Thursday, January 29, 2009

More regal than the king

A friend taught me a new word tonight, one she had learned from her daughter. It is myrmidon. Actually it is a pretty old word, but I had never heard it.

From this source, we get the following definition: "A loyal follower; especially: a subordinate who executes orders unquestioningly or unscrupulously."

One of the dangers for a CEO is the tendency for your subordinates to take what you say, sometimes in passing, and execute it to a degree you never intended. Henry II, a pretty high ranking "CEO," discovered this after he said in exasperation one day, "Will no one rid me of this troublesome priest?"

I always try to surround myself with people who will question my assertions and conclusions, but even at BIDMC where (trust me!), very little goes unquestioned, I have had people behave like myrmidons. From time to time, people have assumed that I meant something I did not and then proceeded to design whole systems to make sure it would be implemented, even to the point of ignoring or covering up substantive and documented facts and factors that would make the conclusions impractical or unrealistic. Such is the unintentioned power of the office.

Do you have stories of similar phenomena? Please post.

12 comments:

Anonymous said...

I will always be around to question U

Paul Levy said...

Whew, thanks!

Anonymous said...

And then there is "malicious compliance".

Anonymous said...

As someone who has mostly worked in a subordinate position to a person with much greater power and authority, I see your point. The "assistant" to anyone in a powerful position usually does have more influence than they realize. Either they unknowingly relay their superior's intentions the wrong way, which is usually the case, or they maliciously twist or supress information that is important for all to know. I have always liked being the assistant to someone important because it gives me a bird's eye view into very interesting issues, but your ultimate goal must always be the best interests of not just your "boss" but the entire organization you work for and honesty and integrity must guide your every move.

Karen Corrigan said...

Thank you for putting a name to this phenomena. I've experienced it both as a division head and as chief executive.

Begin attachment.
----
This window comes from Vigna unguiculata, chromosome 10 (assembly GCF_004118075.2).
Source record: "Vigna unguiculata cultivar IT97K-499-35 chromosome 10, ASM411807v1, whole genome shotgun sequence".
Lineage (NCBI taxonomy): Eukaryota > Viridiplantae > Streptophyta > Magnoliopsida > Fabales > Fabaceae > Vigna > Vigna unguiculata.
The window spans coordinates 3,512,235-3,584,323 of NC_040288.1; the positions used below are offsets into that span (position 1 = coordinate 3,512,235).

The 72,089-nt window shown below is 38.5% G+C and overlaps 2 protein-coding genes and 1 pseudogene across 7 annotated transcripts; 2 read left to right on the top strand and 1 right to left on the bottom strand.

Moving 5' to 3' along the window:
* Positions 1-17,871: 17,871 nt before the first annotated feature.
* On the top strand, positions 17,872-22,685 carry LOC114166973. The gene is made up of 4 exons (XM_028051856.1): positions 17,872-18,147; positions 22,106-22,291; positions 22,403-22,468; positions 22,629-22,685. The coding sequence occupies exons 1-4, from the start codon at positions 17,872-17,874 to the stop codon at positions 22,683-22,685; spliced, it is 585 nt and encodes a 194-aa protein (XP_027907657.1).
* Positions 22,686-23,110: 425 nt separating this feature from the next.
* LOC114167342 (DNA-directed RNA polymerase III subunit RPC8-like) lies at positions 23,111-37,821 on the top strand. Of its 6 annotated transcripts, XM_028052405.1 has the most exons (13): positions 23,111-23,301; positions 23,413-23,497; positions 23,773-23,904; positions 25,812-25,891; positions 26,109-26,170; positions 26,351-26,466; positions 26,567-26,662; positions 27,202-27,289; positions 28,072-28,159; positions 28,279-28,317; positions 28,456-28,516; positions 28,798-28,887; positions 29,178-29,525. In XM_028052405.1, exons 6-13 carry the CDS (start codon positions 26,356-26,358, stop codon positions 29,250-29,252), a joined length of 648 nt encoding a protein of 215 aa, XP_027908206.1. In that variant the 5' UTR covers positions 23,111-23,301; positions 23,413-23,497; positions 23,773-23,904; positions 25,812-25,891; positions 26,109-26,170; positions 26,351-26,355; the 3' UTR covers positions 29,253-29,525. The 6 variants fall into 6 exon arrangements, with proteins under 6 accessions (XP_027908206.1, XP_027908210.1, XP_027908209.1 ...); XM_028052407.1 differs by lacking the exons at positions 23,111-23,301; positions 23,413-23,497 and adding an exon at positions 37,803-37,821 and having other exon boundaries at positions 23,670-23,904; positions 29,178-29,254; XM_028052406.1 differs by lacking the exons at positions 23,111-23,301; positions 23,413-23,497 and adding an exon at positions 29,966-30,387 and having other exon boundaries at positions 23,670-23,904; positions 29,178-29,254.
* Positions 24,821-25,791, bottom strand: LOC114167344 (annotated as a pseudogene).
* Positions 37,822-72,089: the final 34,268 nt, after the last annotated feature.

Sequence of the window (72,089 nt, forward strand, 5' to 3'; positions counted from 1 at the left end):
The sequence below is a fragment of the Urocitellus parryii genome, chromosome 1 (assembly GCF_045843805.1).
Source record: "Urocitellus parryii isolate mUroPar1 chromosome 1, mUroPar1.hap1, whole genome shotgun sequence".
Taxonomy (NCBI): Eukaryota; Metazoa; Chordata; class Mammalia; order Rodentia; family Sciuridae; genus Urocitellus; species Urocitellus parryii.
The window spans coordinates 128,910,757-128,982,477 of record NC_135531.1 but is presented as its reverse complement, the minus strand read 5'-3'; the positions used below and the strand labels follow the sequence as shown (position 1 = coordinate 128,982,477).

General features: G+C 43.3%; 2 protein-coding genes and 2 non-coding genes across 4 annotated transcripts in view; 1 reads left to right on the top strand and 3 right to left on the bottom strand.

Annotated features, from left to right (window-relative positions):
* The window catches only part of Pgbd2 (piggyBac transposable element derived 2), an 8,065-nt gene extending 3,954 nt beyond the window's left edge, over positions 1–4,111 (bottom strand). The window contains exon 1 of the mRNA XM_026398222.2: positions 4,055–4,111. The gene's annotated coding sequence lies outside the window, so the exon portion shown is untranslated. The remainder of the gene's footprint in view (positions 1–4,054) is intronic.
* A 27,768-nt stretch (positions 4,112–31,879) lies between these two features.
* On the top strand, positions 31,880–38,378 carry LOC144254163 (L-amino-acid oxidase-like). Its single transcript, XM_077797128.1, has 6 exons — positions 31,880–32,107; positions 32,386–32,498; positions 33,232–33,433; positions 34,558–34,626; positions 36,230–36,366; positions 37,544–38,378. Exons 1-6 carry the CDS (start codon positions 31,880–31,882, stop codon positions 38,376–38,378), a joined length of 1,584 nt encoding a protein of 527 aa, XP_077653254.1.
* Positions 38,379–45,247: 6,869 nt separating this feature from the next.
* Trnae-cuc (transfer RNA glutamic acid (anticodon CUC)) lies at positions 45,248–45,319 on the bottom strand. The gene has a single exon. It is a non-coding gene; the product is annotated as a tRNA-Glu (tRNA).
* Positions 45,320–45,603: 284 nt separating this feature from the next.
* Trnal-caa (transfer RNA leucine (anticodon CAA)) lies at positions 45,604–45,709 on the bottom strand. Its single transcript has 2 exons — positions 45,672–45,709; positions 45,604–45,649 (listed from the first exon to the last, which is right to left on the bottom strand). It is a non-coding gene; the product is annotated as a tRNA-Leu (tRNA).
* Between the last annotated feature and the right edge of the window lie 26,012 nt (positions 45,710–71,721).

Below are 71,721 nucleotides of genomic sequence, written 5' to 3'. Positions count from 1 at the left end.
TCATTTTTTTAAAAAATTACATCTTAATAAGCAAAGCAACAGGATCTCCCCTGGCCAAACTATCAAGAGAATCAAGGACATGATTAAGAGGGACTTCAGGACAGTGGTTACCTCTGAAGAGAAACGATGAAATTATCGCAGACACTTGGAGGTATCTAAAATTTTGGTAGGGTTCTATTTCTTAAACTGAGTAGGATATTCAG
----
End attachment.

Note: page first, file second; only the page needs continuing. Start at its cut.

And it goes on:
Anonymous said...

I have had this happen and after the fact when you discover what has occurred it can be very frustrating because sometimes you just want to say "can't you think for yourself". However, the responsibility rest mainly with the me to communicate clearly and to create an atmosphere that fosters critical thinking. If you are successful that is what separates leaders from titled executives.

Anonymous said...

I work at a federal agency and this happens frequently. Personally, I fight this but sometimes have to overcome incredible resistance from the other people I work with. There is also a tendency to assume that people who question their superiors will be retaliated against. Where I work, I think this is more perception than reality, but the fact that people believe this is a problem even if it isn't true.
Sometimes by the time we go back and talk to the "CEO" person, they don't even remember the offhand comment that their subordinates have been obsessing about. Sad. Normally I post comments under my real name but because of the nature of this discussion I probably should be anonymous this time. Sigh.

RovingWeaver said...

It's funny that I was just re-reading Bulfinch (on my Kindle - hadn't read it since grade school) the last couple of days, and had just read the myth of the creation of the Myrmidons from ants. Hera wiped out the subjects of King Aeacus and he begged Jupiter, his father, to replace them with subjects as numerous as the ants. It says "their dispositions resemble those which they had in their former shape. They are a diligent and industrious race, eager to gain, and tenacious of their gains." The meaning seems to have morphed a bit over the years...

Anonymous said...

By chiding the one who ran with the ball, are you not suppressing the very innovation that is needed in a dynamic organization? Why not chide the bureaucrat, who plays it safe and doesn't push boundaries? How is real quality transformation to happen if those who are vulnerable in their positions aren't rewarded for taking big leaps forward? A successful organization needs many successful leaders. Are you rewarding risk-averse or reward-seeking behaviors? The latter come with risks - sometimes of getting it wrong, but denigration shouldn't be part of the costs. It won't happen again. But neither will much else.

Paul Levy said...

I don't think this was chiding. It was just making a point. But to your point, successful leaders are not those who take the boss' statement as a command, but those who think for themselves and show initiative. Read elsewhere on this blog for how we encourage that.

Anonymous said...

In my office, I am known as the person who questions authority and who insists that we need to explain to the official in question that their offhand comment/initial take/lazy unthinking response is mistaken. This doesn't really make me popular. Sometimes by the time a meeting is held to discuss the issue, the "CEO" person doesn't even remember what it is they said.

hcleaderblog said...

Great thread. Consider this - while getting points on the scoreboard, carrying the ball as a leader - especially in hard times, doesn't always win the game for organizations. Check out Health Care Leadership Blog for commentary and link to a recent HBR article that hits this nail on the head.